The Negative Motif of the Sea in the Old Testament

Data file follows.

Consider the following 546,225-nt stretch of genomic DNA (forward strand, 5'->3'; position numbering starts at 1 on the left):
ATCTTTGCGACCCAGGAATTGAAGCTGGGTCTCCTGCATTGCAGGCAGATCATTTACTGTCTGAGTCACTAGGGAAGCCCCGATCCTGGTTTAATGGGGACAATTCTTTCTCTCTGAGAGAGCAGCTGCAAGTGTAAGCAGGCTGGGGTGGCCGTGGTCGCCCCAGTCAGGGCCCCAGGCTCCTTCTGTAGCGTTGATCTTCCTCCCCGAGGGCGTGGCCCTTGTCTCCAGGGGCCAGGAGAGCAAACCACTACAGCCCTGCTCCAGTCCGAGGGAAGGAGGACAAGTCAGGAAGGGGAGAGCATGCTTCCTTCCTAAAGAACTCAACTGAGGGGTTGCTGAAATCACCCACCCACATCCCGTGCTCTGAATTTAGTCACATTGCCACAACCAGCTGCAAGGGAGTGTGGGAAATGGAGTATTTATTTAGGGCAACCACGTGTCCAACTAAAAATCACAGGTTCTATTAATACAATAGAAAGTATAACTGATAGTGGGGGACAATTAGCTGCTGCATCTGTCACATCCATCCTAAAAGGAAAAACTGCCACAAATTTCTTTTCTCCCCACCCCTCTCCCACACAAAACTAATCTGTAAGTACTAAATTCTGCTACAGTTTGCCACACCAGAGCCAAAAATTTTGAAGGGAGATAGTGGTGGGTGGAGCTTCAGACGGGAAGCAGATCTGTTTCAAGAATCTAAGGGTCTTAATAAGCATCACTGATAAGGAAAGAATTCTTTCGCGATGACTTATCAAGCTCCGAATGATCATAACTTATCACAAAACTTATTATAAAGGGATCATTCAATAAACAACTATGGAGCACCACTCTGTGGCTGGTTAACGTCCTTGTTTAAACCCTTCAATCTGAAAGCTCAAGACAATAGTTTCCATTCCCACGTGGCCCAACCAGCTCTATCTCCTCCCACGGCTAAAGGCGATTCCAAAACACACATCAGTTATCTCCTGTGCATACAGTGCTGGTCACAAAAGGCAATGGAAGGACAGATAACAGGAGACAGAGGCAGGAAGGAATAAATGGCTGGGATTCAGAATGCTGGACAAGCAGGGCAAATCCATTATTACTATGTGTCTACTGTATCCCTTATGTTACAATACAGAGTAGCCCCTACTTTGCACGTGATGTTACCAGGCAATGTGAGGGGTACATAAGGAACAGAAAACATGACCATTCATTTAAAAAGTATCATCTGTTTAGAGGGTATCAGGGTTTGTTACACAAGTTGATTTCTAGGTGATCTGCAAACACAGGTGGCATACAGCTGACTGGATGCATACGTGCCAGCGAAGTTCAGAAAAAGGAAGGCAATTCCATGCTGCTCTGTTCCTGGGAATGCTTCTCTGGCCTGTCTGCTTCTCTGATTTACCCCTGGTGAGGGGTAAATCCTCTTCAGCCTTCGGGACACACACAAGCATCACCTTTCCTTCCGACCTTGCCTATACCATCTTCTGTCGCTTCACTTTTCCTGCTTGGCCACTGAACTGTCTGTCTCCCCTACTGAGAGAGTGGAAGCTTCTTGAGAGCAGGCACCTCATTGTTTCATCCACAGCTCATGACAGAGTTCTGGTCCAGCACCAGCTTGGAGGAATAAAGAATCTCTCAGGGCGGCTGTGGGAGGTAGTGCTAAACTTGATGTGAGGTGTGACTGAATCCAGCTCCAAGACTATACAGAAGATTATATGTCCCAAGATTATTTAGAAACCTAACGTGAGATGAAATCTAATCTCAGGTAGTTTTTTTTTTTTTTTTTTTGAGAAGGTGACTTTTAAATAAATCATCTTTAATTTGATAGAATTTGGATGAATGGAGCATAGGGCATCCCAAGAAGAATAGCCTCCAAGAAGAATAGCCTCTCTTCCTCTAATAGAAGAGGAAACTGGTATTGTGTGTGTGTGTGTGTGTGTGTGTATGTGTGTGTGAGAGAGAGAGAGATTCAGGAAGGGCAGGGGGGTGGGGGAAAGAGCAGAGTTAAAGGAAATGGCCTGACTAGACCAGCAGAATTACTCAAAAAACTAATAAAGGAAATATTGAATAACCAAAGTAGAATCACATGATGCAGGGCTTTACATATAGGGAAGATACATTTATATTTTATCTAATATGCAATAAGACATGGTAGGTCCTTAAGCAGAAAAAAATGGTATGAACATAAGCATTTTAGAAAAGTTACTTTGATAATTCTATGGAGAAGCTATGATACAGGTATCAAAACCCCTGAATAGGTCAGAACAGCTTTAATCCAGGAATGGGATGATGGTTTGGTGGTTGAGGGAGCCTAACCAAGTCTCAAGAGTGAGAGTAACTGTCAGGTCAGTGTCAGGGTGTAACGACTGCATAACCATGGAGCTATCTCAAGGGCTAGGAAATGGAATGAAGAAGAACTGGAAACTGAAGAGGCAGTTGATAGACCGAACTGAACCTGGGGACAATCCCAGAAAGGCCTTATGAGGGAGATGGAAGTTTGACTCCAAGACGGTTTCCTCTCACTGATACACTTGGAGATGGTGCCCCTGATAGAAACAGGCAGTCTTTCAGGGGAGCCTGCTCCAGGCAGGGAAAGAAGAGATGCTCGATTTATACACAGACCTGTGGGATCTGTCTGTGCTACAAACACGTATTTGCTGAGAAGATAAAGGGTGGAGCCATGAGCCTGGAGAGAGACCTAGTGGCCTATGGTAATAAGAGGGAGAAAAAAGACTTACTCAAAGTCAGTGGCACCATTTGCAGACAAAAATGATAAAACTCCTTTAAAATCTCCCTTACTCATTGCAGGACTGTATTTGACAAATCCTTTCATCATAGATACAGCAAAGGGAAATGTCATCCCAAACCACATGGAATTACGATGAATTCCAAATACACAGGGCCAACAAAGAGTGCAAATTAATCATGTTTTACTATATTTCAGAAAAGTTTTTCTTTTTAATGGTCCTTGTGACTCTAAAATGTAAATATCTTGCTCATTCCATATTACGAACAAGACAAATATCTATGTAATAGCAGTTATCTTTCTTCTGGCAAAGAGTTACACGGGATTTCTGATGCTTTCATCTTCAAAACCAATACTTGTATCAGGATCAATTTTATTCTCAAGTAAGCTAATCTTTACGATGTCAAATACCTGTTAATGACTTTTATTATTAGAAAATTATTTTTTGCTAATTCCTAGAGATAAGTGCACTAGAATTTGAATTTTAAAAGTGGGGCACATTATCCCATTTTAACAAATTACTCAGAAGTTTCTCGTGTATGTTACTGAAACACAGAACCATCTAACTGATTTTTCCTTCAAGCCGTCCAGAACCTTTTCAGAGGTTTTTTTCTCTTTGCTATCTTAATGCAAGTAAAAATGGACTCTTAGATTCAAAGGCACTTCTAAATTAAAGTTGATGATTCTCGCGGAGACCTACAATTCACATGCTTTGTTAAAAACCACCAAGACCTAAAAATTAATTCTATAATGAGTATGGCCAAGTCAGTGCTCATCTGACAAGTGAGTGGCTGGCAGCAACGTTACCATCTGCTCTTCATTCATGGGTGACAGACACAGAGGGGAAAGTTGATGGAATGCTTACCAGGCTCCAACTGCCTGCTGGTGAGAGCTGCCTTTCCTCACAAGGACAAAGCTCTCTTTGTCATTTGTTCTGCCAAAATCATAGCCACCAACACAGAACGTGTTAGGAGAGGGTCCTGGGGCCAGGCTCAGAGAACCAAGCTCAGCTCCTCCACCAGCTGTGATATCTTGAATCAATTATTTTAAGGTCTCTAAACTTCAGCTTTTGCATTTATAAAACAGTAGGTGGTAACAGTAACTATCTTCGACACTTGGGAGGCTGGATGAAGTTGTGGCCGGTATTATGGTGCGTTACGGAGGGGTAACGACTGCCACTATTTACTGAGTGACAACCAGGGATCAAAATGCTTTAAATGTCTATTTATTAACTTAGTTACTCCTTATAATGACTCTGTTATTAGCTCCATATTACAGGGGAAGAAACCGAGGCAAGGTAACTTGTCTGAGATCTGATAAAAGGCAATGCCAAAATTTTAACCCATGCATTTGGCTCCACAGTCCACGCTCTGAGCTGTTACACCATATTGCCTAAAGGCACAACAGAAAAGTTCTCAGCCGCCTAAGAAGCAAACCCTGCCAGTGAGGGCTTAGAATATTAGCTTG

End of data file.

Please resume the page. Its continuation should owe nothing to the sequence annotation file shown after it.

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This dissertation demonstrates that the sea is consistently a negative motif in the OT. Chapter 2 introduces Hermann Gunkel because he wrote the foundational work on the topic of the chaotic sea in the OT. He argued that Babylonian myth lies in the background of the OT passages that are negative about the sea. Chapter 3 brings into the conversation the rest of the major contributors in the history of scholarship on the sea in the OT. Many of them, like Gunkel, have relied heavily on the ANE myths, although some have dissented and demonstrated that the OT does not use ANE myths as a source. Chapter 4 recounts the relavent ANE myths to show that they are negative about the sea like the OT, but the chapter also includes cautions about what that does and does not mean for OT studies. There are many other ancient myths from around the world (outside of the ANE) that present the sea negatively, which are introduced in chapter 5. Therefore, negativity about the sea is common in the ancient world. Chapter 6 shows that within the text of the OT itself, the sea is consistently a negative motif. The sea is a negative motif because it is the un-creator. Although a part of God’s creation, it is posited against creation in its destructive and uncontrollable nature. The sea is also a negative motif because of its consistent involvement in killing and destroying when God uses the sea as a tool of judgment against sin. Because of its consistent use as a tool of judgment, it gains a negative reputation in the biblical text. The sea is also the home of the enemy, Satan, who is represented by Leviathan and other beasts that come out of the sea in Daniel’s eschatological vision. Finally, the sea is a negative motif in the OT because it is the place of death and darkness. Death, darkness, and the deep intersect in texts that are thick with negativity and anticipate Revelation 21–22, where John declares that all three “will be no more” in the new creation.